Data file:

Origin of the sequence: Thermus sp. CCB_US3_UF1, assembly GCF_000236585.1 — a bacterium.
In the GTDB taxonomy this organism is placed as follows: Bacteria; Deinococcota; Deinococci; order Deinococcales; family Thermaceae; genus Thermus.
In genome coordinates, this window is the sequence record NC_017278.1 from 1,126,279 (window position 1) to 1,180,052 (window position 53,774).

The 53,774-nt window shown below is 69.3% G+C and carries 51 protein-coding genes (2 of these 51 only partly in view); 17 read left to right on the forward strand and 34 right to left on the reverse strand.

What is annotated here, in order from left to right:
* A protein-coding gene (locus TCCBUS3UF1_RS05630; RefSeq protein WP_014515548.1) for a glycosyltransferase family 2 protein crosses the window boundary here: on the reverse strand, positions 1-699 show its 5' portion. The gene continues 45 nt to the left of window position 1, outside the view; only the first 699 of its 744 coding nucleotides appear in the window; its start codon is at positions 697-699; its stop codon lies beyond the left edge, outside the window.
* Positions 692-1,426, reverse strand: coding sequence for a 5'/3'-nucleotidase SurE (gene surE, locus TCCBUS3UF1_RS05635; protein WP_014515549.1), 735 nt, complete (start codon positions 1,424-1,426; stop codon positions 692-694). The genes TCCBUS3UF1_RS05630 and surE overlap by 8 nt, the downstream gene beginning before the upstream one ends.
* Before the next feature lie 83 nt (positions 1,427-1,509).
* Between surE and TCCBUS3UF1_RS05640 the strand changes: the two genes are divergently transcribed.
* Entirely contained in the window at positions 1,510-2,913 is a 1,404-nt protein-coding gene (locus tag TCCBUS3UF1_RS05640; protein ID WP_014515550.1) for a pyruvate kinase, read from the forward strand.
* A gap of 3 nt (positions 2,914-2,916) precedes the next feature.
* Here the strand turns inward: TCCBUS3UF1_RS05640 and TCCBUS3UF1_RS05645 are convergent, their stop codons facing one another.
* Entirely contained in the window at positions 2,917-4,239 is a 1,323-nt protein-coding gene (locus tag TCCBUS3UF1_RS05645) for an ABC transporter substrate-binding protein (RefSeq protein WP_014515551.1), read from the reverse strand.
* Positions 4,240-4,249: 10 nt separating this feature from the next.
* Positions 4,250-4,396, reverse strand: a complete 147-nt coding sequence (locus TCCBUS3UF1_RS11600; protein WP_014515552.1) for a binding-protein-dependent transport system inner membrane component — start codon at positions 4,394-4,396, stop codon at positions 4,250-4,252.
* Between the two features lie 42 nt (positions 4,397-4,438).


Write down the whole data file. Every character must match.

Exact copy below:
Origin of the sequence: Thermus sp. CCB_US3_UF1, assembly GCF_000236585.1 — a bacterium.
In the GTDB taxonomy this organism is placed as follows: Bacteria; Deinococcota; Deinococci; order Deinococcales; family Thermaceae; genus Thermus.
In genome coordinates, this window is the sequence record NC_017278.1 from 1,126,279 (window position 1) to 1,180,052 (window position 53,774).

The 53,774-nt window shown below is 69.3% G+C and carries 51 protein-coding genes (2 of these 51 only partly in view); 17 read left to right on the forward strand and 34 right to left on the reverse strand.

What is annotated here, in order from left to right:
* A protein-coding gene (locus TCCBUS3UF1_RS05630; RefSeq protein WP_014515548.1) for a glycosyltransferase family 2 protein crosses the window boundary here: on the reverse strand, positions 1-699 show its 5' portion. The gene continues 45 nt to the left of window position 1, outside the view; only the first 699 of its 744 coding nucleotides appear in the window; its start codon is at positions 697-699; its stop codon lies beyond the left edge, outside the window.
* Positions 692-1,426, reverse strand: coding sequence for a 5'/3'-nucleotidase SurE (gene surE, locus TCCBUS3UF1_RS05635; protein WP_014515549.1), 735 nt, complete (start codon positions 1,424-1,426; stop codon positions 692-694). The genes TCCBUS3UF1_RS05630 and surE overlap by 8 nt, the downstream gene beginning before the upstream one ends.
* Before the next feature lie 83 nt (positions 1,427-1,509).
* Between surE and TCCBUS3UF1_RS05640 the strand changes: the two genes are divergently transcribed.
* Entirely contained in the window at positions 1,510-2,913 is a 1,404-nt protein-coding gene (locus tag TCCBUS3UF1_RS05640; protein ID WP_014515550.1) for a pyruvate kinase, read from the forward strand.
* A gap of 3 nt (positions 2,914-2,916) precedes the next feature.
* Here the strand turns inward: TCCBUS3UF1_RS05640 and TCCBUS3UF1_RS05645 are convergent, their stop codons facing one another.
* Entirely contained in the window at positions 2,917-4,239 is a 1,323-nt protein-coding gene (locus tag TCCBUS3UF1_RS05645) for an ABC transporter substrate-binding protein (RefSeq protein WP_014515551.1), read from the reverse strand.
* Positions 4,240-4,249: 10 nt separating this feature from the next.
* Positions 4,250-4,396, reverse strand: a complete 147-nt coding sequence (locus TCCBUS3UF1_RS11600; protein WP_014515552.1) for a binding-protein-dependent transport system inner membrane component — start codon at positions 4,394-4,396, stop codon at positions 4,250-4,252.
* Between the two features lie 42 nt (positions 4,397-4,438).